As Americans focus this summer on responses to police brutality and racial inequalities in law enforcement, some voices call for rethinking the profession. A confusing phrase – defund the police – is used as shorthand for changing how cities spend money to serve and protect residents. The idea is to separate crime-fighting from social service issues such as mental health, substance abuse, homelessness, relationship disputes, school misbehavior and nuisances that aren't dangerous crimes (drunkenness, noise, graffiti, blocked driveways).
"Defund police" concepts vary widely. Some advocates want to steer part of police budgets to unarmed professionals trained in de-escalation as a way of reducing their contact with the public and decreasing risks of police violence. Others press for a starting-over approach to create a new model of community-led public safety. Both camps are more about reforming or reinventing law enforcement than about abandoning police forces.
A few spots appear ready to move beyond talk. Nine of the 12 city council members in Minneapolis vow to replace their police department -- which was responsible for the May 25 death of George Floyd, sparking nationwide protests – with a new system. "Our commitment is to end policing as we know it and to recreate systems of public safety that actually keep us safe," says Council President Lisa Bender. "Our efforts at incremental reform have failed, period." In New York, Mayor Bill DeBlasio pledges to cut his force’s $6-billion annual budget. "We're committed to seeing a shift of funding to youth services, to social services," he says. And in San Francisco, some officers will be replaced with trained, unarmed professionals to handle noncriminal matters involving mental illness, homelessness, school discipline and neighbor disputes. "This is a concrete, bold, and immediate step towards true reparations for black people," says Supervisor Shamann Walton. Los Angeles Mayor Eric Garcetti pledges to reduce his department's almost $2-billion budget by as much as $150 million and redirect the money to health and education programs. In Boston, Mayor Marty Walsh announces that $12 million in police spending will be directed to social services in the next budget year.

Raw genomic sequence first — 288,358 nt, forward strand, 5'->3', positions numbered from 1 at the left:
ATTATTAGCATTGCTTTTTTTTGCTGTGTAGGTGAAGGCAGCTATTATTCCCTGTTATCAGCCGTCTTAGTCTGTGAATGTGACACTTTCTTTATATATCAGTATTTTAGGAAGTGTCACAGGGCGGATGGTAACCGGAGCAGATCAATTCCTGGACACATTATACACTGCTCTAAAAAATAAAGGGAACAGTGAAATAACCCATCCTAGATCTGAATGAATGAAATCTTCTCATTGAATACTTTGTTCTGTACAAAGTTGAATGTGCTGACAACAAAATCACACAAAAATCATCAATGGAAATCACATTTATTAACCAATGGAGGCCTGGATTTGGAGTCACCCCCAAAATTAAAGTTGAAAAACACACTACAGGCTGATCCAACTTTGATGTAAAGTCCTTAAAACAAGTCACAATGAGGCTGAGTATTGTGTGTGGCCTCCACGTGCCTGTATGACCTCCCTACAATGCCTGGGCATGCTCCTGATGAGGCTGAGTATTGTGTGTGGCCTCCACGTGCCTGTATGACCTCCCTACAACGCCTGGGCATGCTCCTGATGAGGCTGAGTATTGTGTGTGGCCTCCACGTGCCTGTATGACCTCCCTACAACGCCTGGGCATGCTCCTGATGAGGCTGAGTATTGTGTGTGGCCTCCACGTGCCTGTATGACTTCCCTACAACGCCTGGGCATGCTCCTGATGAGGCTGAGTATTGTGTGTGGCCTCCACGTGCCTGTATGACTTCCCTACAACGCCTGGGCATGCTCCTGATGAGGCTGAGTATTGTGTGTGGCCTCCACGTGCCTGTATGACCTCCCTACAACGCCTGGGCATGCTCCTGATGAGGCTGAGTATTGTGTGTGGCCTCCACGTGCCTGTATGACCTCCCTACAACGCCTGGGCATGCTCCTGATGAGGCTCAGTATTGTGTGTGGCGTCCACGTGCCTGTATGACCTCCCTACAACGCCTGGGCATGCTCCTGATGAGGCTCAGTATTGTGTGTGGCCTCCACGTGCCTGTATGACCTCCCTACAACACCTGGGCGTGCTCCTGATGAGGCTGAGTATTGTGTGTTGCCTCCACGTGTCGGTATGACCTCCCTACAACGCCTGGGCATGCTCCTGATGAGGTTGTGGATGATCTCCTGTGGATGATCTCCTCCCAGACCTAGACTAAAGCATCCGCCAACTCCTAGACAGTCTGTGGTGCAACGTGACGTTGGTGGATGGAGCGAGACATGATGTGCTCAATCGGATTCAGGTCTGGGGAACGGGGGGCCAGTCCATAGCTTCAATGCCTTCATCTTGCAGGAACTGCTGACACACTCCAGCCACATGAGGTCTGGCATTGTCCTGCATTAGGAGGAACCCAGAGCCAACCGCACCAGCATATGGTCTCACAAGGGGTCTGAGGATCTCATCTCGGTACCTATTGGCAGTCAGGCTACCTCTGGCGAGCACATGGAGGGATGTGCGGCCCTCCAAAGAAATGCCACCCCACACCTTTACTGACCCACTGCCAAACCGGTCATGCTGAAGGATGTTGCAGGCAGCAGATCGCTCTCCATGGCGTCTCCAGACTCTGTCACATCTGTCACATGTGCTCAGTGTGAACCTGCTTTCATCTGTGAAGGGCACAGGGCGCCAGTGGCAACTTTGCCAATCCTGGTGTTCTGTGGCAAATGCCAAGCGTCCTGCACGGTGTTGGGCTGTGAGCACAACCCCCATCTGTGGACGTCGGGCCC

Resistance to the idea comes from the Trump administration and many Democratic and Republican politicians. Most law enforcement leaders also object, unsurprisingly. "We won't be defunding our police,” President Trump says. "We won't be dismantling our police.” Cutting police budgets would make communities less safe, says Attorney General William Barr, adding: "Police chiefs and officers understand the need for change, and there has been great change. And I think defunding the police, holding the entire police structure responsible for the actions of certain officers is wrong. I think it's dangerous to demonize police.” Democratic presidential candidate Joe Biden "supports the urgent need for reform," a campaign aide says, but he opposes cutting police funding. Biden endorses more spending to improve law enforcement and community policing, the spokesman adds. At The Washington Post, columnist
Megan McArdle suggests offering police "a significant salary boost in exchange for accepting stricter standards and oversight" – a way to "co-opt the [police] unions rather than trying to break them."
Activist says: "It's not just about taking away money from the police, it's about reinvesting those dollars into Black communities. Communities that ... have never felt the impact of having true resources." -- Patrisse Cullors, co-founder of Black Lives Matter movement
Columnist says: "Something is wrong when three million American students are in schools that have a police officer but not a nurse. . . . Whatever terminology we use, it's long past time to reimagine policing in America." – Nicholas Kristof, The New York Times
Civil rights activist says: "The slogan may be misleading without interpretation. I don't think anyone other than the far extremes are saying we don't want any kind of policing at all." – Rev. Al Sharpton